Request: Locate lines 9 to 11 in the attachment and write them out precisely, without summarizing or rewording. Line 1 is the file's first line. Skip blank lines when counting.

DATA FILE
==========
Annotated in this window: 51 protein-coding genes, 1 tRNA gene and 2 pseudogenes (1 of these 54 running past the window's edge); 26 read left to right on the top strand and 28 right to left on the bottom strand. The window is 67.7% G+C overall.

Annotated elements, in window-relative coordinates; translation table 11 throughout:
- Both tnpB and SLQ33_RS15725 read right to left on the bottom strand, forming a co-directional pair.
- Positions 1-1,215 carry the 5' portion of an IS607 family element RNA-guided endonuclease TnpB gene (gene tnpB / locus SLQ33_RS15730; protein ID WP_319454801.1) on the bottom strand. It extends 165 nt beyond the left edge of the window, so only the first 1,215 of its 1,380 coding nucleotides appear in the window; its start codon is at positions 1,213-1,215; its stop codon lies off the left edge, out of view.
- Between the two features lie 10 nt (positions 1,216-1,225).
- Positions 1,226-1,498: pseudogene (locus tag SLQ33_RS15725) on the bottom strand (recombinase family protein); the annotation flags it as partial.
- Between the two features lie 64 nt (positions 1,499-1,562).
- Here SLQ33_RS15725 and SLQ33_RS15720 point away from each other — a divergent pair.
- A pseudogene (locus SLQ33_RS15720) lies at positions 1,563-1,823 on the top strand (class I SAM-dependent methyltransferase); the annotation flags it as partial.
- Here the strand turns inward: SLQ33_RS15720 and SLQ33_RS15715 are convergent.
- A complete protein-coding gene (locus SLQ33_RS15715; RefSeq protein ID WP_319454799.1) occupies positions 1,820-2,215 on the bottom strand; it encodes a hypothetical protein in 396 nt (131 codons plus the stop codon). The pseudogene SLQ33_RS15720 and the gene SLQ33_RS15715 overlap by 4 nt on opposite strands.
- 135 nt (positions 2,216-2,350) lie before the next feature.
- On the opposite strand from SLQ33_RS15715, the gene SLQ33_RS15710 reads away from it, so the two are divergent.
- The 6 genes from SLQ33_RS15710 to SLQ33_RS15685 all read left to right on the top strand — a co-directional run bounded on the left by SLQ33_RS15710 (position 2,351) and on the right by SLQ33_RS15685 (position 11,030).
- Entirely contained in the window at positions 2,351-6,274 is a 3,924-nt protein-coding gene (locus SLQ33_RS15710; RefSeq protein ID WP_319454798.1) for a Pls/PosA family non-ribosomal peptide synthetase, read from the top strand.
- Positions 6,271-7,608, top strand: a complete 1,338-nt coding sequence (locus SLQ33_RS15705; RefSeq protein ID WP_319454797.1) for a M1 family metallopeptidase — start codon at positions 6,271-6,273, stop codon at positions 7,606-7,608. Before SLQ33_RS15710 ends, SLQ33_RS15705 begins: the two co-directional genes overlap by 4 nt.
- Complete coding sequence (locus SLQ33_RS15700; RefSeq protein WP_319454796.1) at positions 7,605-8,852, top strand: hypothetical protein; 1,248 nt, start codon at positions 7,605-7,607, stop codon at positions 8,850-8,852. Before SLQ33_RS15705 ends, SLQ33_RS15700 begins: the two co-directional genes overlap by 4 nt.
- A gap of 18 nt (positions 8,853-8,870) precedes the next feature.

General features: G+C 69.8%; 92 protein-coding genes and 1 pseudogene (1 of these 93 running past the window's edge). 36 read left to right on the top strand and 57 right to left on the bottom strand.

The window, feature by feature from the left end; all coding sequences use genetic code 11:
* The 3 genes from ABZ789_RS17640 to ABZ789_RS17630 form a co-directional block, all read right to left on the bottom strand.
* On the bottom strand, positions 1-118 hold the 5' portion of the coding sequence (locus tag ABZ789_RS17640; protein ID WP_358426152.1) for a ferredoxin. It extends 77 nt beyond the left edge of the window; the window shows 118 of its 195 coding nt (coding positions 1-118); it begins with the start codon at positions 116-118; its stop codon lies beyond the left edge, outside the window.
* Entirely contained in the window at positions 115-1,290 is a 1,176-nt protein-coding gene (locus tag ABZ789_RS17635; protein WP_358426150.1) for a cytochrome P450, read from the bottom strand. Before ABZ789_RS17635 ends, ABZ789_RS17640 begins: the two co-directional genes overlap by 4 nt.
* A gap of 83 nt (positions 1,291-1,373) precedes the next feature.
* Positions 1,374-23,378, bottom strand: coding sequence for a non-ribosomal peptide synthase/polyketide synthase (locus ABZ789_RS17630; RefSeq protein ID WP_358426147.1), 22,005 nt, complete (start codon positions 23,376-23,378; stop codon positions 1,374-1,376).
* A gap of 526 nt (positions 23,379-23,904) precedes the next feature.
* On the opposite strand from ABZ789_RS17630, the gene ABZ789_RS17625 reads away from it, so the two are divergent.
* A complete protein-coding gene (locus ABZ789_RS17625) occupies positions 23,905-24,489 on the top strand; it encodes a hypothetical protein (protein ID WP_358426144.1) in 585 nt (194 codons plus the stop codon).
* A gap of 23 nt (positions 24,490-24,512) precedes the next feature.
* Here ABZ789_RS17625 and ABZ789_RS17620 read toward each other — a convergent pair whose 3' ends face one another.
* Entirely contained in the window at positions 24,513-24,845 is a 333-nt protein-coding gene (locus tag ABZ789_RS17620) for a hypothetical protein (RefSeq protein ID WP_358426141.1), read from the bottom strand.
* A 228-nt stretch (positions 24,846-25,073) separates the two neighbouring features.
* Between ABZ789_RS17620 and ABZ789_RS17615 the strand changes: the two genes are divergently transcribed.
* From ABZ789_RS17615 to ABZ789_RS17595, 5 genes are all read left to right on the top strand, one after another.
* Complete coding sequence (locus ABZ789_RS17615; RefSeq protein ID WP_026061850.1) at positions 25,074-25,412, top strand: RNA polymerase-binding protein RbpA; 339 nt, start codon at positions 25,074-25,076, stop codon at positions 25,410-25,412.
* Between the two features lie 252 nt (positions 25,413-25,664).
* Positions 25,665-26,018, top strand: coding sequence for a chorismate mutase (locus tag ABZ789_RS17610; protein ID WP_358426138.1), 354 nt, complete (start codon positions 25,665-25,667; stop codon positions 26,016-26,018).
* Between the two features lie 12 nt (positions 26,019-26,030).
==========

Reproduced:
- A pseudogene (locus SLQ33_RS15720) lies at positions 1,563-1,823 on the top strand (class I SAM-dependent methyltransferase); the annotation flags it as partial.
- Here the strand turns inward: SLQ33_RS15720 and SLQ33_RS15715 are convergent.
- A complete protein-coding gene (locus SLQ33_RS15715; RefSeq protein ID WP_319454799.1) occupies positions 1,820-2,215 on the bottom strand; it encodes a hypothetical protein in 396 nt (131 codons plus the stop codon). The pseudogene SLQ33_RS15720 and the gene SLQ33_RS15715 overlap by 4 nt on opposite strands.